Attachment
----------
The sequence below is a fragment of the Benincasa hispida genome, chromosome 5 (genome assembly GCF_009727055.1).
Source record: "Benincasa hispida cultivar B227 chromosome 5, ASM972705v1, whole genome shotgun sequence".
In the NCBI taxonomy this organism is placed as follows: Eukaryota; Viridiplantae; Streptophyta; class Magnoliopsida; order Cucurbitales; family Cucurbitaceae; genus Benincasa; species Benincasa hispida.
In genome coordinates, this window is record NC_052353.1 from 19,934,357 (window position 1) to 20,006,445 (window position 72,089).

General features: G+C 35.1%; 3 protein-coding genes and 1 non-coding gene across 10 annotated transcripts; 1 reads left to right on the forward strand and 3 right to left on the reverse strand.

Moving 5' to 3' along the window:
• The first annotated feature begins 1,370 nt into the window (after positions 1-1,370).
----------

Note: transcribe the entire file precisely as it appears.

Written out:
The sequence below is a fragment of the Benincasa hispida genome, chromosome 5 (genome assembly GCF_009727055.1).
Source record: "Benincasa hispida cultivar B227 chromosome 5, ASM972705v1, whole genome shotgun sequence".
In the NCBI taxonomy this organism is placed as follows: Eukaryota; Viridiplantae; Streptophyta; class Magnoliopsida; order Cucurbitales; family Cucurbitaceae; genus Benincasa; species Benincasa hispida.
In genome coordinates, this window is record NC_052353.1 from 19,934,357 (window position 1) to 20,006,445 (window position 72,089).

General features: G+C 35.1%; 3 protein-coding genes and 1 non-coding gene across 10 annotated transcripts; 1 reads left to right on the forward strand and 3 right to left on the reverse strand.

Moving 5' to 3' along the window:
• The first annotated feature begins 1,370 nt into the window (after positions 1-1,370).